Sometimes it’s as simple as wearing a smile on your face, and being so, so careful about how much you say and to whom, so that no one knows how bad it really is.
Sometimes it’s more grandiose, a kind of overcompensation meant to distract from what’s happening behind the magician’s curtain. Think sleight of hand.
For the abuser, the latter is intentional. He loves fooling people, and his victim. His game is gaslighting and he wants to win.
For the victim, it’s subconscious. She is caught up in his lies and manipulations, as is true with all the other abuses, and is conditioned to believe his bullshit narratives and follow the hype.
[Until she wakes up, that is. Until she knows better and won’t be fooled any longer.]
Impression management is the way abusers and their victims cloak the existence of toxic behavior around friends and family, and for an audience on social media.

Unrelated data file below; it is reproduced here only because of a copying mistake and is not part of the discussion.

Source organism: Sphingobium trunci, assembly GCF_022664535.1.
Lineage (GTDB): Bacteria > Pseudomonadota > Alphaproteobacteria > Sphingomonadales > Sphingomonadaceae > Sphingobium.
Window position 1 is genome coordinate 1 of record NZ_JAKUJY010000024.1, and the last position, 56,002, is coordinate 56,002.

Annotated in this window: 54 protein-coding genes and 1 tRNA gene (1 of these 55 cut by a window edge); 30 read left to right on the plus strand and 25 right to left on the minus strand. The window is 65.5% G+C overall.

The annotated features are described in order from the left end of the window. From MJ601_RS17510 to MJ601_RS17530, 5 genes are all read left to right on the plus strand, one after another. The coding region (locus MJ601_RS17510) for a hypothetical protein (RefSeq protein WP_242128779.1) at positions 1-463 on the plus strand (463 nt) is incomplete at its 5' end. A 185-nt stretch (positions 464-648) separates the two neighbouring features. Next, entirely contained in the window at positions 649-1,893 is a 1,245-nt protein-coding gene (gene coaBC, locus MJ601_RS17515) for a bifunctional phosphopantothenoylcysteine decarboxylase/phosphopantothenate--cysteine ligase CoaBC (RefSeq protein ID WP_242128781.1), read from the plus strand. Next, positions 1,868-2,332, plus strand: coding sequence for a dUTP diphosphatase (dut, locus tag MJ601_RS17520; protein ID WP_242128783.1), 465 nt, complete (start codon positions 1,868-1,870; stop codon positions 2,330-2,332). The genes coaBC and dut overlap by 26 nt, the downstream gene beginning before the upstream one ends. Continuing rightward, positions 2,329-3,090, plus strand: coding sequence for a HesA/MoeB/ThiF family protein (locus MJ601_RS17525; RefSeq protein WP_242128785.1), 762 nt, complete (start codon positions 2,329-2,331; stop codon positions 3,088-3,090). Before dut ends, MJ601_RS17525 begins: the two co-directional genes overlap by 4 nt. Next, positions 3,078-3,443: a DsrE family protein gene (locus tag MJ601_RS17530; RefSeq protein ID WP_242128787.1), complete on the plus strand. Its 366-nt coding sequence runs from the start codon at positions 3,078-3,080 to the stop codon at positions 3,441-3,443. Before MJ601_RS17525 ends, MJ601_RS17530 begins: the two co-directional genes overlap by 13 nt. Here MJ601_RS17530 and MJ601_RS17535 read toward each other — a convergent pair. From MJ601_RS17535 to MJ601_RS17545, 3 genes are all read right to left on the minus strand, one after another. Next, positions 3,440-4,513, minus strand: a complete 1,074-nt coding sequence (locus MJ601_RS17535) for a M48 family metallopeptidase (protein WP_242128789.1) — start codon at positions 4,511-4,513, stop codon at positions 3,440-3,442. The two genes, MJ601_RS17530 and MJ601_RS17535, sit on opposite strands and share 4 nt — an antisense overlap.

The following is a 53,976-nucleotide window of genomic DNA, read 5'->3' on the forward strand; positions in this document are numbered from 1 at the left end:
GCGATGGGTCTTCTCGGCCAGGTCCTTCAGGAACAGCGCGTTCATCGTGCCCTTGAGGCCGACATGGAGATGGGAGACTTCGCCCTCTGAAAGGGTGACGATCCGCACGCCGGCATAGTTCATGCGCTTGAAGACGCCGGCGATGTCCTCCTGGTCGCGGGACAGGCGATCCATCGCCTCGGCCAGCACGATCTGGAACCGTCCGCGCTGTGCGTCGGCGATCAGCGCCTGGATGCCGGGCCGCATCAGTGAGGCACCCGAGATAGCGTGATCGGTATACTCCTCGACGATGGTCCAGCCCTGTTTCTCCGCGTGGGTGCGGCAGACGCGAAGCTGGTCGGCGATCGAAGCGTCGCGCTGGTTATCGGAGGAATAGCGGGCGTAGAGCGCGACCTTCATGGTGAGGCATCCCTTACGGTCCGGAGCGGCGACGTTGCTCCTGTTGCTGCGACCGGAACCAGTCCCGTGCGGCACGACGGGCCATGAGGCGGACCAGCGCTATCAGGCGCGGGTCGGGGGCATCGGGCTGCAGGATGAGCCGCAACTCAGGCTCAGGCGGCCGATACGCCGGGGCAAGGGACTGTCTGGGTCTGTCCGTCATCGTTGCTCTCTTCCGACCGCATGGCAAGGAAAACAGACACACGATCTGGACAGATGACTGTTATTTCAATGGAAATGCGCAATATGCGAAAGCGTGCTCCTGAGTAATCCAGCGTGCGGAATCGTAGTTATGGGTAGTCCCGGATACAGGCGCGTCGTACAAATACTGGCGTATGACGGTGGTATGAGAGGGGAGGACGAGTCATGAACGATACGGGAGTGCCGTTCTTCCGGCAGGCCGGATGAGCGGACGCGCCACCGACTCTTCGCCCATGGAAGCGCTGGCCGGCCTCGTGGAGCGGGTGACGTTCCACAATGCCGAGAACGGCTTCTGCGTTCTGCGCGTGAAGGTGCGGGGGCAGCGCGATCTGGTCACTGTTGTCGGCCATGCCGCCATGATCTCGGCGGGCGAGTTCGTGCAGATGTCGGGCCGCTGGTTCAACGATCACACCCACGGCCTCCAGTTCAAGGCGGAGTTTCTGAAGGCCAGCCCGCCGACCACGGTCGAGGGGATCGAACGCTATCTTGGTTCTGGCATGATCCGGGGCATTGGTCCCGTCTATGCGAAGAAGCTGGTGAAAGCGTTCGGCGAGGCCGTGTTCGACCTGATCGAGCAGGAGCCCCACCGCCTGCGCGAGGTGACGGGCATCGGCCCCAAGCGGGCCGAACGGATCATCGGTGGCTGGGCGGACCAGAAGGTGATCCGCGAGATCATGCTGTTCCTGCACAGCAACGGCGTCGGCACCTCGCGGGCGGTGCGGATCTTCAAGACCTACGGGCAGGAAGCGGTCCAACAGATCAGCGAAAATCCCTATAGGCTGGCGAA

They might seem too good to be true. Maybe it feels forced.
Maybe they come off a little syrupy. Too lovey. Soooo romantic.
They somehow never fight or share their challenges, rather, they couldn’t get along more perfectly.
I’m not talking about the people who never air their dirty laundry, or who are emotionally mature enough to communicate through their disagreements.
I’m talking about the people who act as if they don’t have any—dirty laundry, or fights.
To be sure, this isn’t a full portrait of impression management. It’s just a snapshot. And I’m not suggesting you start investigating every couple you know who seems to have it all together.
I’m just saying you need to be willing to look deeper than face value.
Because when 1 in 3 women experiences domestic violence — or 1 in 4, depending on which source is referenced — we’re all witness to impression management.
Some of us are even participating.